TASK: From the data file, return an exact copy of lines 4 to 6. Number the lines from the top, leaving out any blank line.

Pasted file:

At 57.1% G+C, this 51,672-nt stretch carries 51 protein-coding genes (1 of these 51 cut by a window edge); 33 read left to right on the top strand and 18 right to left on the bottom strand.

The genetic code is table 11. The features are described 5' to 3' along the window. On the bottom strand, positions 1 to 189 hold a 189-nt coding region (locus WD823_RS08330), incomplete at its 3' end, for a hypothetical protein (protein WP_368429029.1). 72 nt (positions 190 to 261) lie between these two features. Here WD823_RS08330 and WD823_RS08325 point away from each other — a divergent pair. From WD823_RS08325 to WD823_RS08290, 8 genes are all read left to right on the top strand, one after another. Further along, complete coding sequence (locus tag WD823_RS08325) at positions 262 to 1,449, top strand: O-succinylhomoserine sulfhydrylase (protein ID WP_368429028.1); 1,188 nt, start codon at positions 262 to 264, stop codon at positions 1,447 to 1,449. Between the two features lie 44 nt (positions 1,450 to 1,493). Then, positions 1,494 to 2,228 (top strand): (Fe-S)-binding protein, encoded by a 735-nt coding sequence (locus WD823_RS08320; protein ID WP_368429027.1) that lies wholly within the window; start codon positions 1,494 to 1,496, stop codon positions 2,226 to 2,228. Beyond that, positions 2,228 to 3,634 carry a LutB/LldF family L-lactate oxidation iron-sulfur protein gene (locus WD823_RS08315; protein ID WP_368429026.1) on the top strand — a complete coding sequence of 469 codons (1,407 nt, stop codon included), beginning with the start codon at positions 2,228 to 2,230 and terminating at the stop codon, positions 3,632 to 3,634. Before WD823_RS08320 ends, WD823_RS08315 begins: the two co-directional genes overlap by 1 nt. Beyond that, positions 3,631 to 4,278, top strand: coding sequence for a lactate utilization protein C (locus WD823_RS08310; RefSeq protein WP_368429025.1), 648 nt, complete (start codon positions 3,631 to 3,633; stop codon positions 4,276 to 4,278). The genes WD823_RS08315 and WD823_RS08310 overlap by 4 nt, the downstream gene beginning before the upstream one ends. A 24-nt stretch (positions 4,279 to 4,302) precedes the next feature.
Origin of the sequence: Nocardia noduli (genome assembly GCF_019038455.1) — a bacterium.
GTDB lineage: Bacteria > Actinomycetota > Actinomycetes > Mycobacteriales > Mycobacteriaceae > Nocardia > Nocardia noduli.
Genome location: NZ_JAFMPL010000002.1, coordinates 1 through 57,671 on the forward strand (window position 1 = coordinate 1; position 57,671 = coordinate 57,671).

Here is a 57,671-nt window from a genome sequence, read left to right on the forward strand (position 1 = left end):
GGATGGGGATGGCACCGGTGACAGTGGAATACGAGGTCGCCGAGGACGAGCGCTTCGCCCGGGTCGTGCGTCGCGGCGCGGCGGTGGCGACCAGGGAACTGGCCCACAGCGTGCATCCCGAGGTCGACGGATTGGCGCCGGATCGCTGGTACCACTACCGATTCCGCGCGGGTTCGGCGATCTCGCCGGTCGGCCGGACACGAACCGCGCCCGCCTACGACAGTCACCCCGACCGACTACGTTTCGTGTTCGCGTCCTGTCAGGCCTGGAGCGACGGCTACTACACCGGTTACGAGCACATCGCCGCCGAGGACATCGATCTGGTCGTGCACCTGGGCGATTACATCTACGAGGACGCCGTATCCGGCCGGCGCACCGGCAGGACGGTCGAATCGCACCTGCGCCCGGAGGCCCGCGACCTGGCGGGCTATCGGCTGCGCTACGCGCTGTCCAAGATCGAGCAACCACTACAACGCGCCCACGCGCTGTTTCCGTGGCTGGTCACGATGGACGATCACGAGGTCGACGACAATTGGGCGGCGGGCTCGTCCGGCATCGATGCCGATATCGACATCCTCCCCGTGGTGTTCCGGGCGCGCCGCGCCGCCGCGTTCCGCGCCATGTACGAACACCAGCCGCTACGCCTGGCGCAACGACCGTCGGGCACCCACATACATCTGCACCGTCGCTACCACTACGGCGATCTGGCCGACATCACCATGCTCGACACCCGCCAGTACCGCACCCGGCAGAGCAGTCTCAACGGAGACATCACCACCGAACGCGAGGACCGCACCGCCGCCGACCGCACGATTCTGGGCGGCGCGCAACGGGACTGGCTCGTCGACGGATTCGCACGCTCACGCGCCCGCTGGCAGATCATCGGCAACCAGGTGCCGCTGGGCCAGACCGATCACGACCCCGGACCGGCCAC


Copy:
GTDB lineage: Bacteria > Actinomycetota > Actinomycetes > Mycobacteriales > Mycobacteriaceae > Nocardia > Nocardia noduli.
Genome location: NZ_JAFMPL010000002.1, coordinates 1 through 57,671 on the forward strand (window position 1 = coordinate 1; position 57,671 = coordinate 57,671).

Here is a 57,671-nt window from a genome sequence, read left to right on the forward strand (position 1 = left end):